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- Albatrosses are threatened with extinction — and climate change could put their nesting sites at risk.
- Albatrosses are large seabirds belonging to the family Diomedeidae, known for their exceptional flying abilities and extensive oceanic journeys.
- These birds have long wingspans, well-adapted for gliding over the open sea.
Species and Range:
- There are around 22 species of albatrosses, distributed primarily in the Southern Ocean and the North Pacific.
- Their playground is the vast Southern Ocean — the region between the latitude of 60 degrees south and the continent of Antarctica.
- Notable species include the Wandering Albatross, the Black-browed Albatross, and the Laysan Albatross.
- Long Wingspan: Ranges from 6 to 11 feet, the longest wingspan of any living bird.
- Plumage: Typically white with dark markings, varying among species.
- Adaptations: Tubular nostrils on the top of their bills, enabling efficient salt excretion.
- Dynamic Soaring: Albatrosses utilize wind gradients and air currents to cover vast distances with minimal energy expenditure.
- Extended Flights: Known for long-duration flights, sometimes covering thousands of miles without flapping their wings.
- Diet: Mainly consists of fish, squid, and other marine organisms.
- Scavenging: Some species are adept scavengers, often following ships for discarded food.
Breeding and Life Cycle:
- Mating Rituals: Elaborate courtship displays involving synchronized dancing and vocalizations.
- Nesting: Albatrosses typically nest on remote islands.
- Slow Reproduction: Long gestation periods and low reproductive rates; some species may take several years between breeding attempts.
- Threats: Albatross populations face challenges such as bycatch in fishing gear, plastic pollution, and habitat destruction.
It faces huge risks while in the open ocean, in particular, due to bycatch from longline fishing trawlers.
- Conservation Efforts: Various initiatives focus on reducing bycatch, protecting nesting sites, and raising awareness about the conservation needs of these birds.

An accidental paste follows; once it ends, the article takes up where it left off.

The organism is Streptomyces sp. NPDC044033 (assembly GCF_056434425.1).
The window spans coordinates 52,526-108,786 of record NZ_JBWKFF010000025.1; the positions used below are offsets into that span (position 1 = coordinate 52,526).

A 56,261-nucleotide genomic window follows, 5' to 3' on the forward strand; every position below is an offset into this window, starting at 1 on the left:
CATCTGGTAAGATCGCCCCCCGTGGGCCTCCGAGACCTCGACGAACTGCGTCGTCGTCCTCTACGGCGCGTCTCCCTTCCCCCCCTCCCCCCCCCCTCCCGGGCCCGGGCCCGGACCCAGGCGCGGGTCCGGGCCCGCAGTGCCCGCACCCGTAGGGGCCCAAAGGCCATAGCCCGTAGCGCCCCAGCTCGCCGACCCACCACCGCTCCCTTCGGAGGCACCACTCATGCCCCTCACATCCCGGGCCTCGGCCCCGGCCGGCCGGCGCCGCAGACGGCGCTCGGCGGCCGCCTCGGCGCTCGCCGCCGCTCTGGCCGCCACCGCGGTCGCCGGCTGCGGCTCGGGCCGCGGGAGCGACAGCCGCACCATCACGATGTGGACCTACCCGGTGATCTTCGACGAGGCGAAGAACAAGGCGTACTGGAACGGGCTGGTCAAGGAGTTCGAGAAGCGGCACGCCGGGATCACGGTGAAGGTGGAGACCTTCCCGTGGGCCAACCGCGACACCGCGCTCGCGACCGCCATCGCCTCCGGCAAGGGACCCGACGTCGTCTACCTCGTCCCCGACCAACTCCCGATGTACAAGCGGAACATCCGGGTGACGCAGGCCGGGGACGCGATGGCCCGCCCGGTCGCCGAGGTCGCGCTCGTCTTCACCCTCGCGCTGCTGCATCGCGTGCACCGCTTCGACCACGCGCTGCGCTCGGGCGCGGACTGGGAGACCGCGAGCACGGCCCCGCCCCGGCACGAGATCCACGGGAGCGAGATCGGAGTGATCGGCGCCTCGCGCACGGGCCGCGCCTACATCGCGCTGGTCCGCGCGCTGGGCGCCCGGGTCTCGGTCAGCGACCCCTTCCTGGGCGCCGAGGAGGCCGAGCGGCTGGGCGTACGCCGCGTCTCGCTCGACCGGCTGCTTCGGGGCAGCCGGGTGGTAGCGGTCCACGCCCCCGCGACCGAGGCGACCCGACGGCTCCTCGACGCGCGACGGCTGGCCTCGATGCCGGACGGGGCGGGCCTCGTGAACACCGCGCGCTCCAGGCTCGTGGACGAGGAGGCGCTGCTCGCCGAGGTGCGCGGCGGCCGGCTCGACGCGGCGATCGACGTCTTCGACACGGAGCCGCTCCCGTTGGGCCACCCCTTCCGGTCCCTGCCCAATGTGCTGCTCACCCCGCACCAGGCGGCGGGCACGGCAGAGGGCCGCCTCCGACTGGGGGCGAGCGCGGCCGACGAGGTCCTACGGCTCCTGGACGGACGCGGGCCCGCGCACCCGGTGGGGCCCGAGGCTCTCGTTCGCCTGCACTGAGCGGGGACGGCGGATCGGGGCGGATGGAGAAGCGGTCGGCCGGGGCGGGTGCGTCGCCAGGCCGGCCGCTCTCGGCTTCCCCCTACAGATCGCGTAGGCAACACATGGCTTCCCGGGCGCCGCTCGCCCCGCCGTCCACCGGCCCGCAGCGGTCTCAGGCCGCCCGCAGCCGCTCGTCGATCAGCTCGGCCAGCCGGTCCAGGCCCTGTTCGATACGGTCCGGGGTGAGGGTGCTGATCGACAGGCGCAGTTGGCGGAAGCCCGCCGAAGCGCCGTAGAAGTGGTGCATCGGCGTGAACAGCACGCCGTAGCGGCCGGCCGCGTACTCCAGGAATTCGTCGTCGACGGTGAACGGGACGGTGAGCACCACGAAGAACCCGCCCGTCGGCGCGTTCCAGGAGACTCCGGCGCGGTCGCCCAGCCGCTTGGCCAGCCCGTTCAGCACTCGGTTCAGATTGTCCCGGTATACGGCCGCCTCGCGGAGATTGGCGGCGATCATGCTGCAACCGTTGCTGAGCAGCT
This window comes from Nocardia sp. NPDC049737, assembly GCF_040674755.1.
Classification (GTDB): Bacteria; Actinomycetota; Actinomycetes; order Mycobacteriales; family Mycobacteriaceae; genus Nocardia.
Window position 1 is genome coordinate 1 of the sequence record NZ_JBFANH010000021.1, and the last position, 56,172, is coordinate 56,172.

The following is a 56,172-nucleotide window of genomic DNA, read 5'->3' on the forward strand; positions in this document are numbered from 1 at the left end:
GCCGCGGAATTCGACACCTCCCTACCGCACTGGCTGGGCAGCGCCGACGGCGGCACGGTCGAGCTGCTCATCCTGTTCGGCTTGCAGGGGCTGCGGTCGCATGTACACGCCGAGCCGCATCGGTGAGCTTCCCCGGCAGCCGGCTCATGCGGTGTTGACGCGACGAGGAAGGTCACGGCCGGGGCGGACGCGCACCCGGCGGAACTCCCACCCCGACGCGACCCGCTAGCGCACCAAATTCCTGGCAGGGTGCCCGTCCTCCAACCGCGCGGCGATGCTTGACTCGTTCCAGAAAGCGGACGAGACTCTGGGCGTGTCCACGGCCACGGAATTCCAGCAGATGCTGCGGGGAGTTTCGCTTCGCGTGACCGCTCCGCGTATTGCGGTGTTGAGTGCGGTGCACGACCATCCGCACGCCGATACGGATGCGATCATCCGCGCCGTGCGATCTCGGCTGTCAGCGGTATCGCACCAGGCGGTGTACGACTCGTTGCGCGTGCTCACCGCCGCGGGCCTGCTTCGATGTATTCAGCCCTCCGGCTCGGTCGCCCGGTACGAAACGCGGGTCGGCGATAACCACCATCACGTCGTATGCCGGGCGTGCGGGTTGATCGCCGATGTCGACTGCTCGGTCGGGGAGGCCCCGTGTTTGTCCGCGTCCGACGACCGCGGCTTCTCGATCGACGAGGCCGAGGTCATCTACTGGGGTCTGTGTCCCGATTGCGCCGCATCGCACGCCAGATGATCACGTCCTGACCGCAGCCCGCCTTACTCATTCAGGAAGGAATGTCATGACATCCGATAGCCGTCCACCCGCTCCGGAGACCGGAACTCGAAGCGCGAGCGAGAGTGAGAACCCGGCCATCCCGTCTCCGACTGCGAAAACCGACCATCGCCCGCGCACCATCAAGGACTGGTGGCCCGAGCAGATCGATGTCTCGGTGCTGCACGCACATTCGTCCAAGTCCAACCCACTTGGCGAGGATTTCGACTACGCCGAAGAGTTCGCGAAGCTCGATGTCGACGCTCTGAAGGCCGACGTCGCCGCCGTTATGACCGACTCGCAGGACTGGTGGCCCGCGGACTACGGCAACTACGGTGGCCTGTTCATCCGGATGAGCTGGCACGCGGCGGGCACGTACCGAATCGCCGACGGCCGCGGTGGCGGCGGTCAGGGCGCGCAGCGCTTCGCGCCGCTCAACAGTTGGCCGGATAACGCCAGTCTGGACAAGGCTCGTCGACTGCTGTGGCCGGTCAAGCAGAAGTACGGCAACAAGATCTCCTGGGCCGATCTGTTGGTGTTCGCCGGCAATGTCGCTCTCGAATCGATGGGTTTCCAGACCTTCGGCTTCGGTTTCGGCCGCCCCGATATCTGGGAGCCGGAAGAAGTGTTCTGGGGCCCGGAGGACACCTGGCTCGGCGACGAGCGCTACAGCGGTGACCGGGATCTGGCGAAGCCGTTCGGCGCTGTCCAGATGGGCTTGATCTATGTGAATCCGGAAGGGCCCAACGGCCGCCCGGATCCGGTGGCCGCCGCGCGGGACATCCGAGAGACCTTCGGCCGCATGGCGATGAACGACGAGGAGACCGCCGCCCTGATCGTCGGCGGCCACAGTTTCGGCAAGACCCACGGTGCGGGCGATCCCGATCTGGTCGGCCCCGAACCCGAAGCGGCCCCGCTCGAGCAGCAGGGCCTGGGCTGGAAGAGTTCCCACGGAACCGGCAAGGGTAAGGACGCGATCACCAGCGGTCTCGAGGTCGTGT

- The Wandering Albatross, Diomedea exulans, is classified as Vulnerable on the IUCN Red List of Threatened Species.
- Albatrosses are among the longest-lived birds, with some individuals reaching ages of 60 years or more.
- They have highly developed olfactory abilities, aiding them in locating prey over vast distances.
Climate Change Impact on Albatrosses: Marion and Prince Edward Islands
- Marion Island and Prince Edward Island, situated 2,300km south of South Africa, serve as vital land masses in the expansive Southern Ocean.
- Home to approximately half of the global wandering albatross breeding population, estimated at 20,000 mature individuals.
Temperature Increase and Climate Shifts:
- Marion Island's temperature rose by 1.2°C by 2003 compared to the 1950s.
- Precipitation declined by 25%, leading to reduced cloud cover and increased sunshine hours.
- Permanent snowline, once present, disappeared, marking significant climate changes.
Vegetation and Range Shifts:
- Sub-Antarctic vegetation experienced substantial shifts over 40 years, with species moving to higher elevations for cooler temperatures.
- Wind speeds in the Southern Ocean have increased and are expected to continue, impacting nesting area suitability.
- Ongoing and future changes may force albatross nesting sites to higher elevations due to temperature, vegetation, and wind alterations.
- Potential reduction in suitable nesting areas, posing challenges to the breeding success and survival of wandering albatross populations.
- Albatrosses play a crucial role in marine ecosystems, and their conservation is vital for maintaining the balance of oceanic biodiversity.
Q. Which bird family faces threats of extinction, with climate change posing risks to their nesting sites, particularly on Marion and Prince Edward Islands?
Answer 2. Albatrosses
Q. What is the primary adaptation that enables albatrosses to efficiently excrete salt while flying over the open sea?
Answer: 1. Tubular nostrils
Explanation: Albatrosses have tubular nostrils on the top of their bills, which is a unique adaptation that facilitates efficient salt excretion. This adaptation helps them cover vast distances over the open sea by utilizing wind gradients and air currents. The tubular nostrils play a crucial role in their physiological adaptation to the marine environment, enabling them to drink seawater and excrete excess salt efficiently.